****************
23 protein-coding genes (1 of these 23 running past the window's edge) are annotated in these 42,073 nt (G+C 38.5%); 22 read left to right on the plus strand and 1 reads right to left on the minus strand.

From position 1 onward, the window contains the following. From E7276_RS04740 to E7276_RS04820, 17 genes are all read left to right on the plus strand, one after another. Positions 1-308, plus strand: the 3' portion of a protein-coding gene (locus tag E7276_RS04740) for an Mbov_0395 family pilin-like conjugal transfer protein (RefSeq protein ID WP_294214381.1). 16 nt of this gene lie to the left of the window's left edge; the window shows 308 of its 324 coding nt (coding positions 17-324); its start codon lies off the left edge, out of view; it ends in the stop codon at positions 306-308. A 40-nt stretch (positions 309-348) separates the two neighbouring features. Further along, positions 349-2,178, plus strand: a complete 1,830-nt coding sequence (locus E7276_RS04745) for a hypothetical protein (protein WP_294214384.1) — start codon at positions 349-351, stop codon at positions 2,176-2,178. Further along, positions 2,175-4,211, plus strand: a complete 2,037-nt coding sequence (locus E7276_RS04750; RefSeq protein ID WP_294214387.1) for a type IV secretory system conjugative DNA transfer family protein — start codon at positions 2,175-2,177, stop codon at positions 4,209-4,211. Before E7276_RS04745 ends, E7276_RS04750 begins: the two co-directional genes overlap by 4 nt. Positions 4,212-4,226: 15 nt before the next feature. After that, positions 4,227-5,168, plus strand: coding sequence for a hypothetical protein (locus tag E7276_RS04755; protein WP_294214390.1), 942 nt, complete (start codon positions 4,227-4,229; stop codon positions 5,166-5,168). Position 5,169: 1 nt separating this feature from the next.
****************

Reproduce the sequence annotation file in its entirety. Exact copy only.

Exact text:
23 protein-coding genes (1 of these 23 running past the window's edge) are annotated in these 42,073 nt (G+C 38.5%); 22 read left to right on the plus strand and 1 reads right to left on the minus strand.

From position 1 onward, the window contains the following. From E7276_RS04740 to E7276_RS04820, 17 genes are all read left to right on the plus strand, one after another. Positions 1-308, plus strand: the 3' portion of a protein-coding gene (locus tag E7276_RS04740) for an Mbov_0395 family pilin-like conjugal transfer protein (RefSeq protein ID WP_294214381.1). 16 nt of this gene lie to the left of the window's left edge; the window shows 308 of its 324 coding nt (coding positions 17-324); its start codon lies off the left edge, out of view; it ends in the stop codon at positions 306-308. A 40-nt stretch (positions 309-348) separates the two neighbouring features. Further along, positions 349-2,178, plus strand: a complete 1,830-nt coding sequence (locus E7276_RS04745) for a hypothetical protein (protein WP_294214384.1) — start codon at positions 349-351, stop codon at positions 2,176-2,178. Further along, positions 2,175-4,211, plus strand: a complete 2,037-nt coding sequence (locus E7276_RS04750; RefSeq protein ID WP_294214387.1) for a type IV secretory system conjugative DNA transfer family protein — start codon at positions 2,175-2,177, stop codon at positions 4,209-4,211. Before E7276_RS04745 ends, E7276_RS04750 begins: the two co-directional genes overlap by 4 nt. Positions 4,212-4,226: 15 nt before the next feature. After that, positions 4,227-5,168, plus strand: coding sequence for a hypothetical protein (locus tag E7276_RS04755; protein WP_294214390.1), 942 nt, complete (start codon positions 4,227-4,229; stop codon positions 5,166-5,168). Position 5,169: 1 nt separating this feature from the next.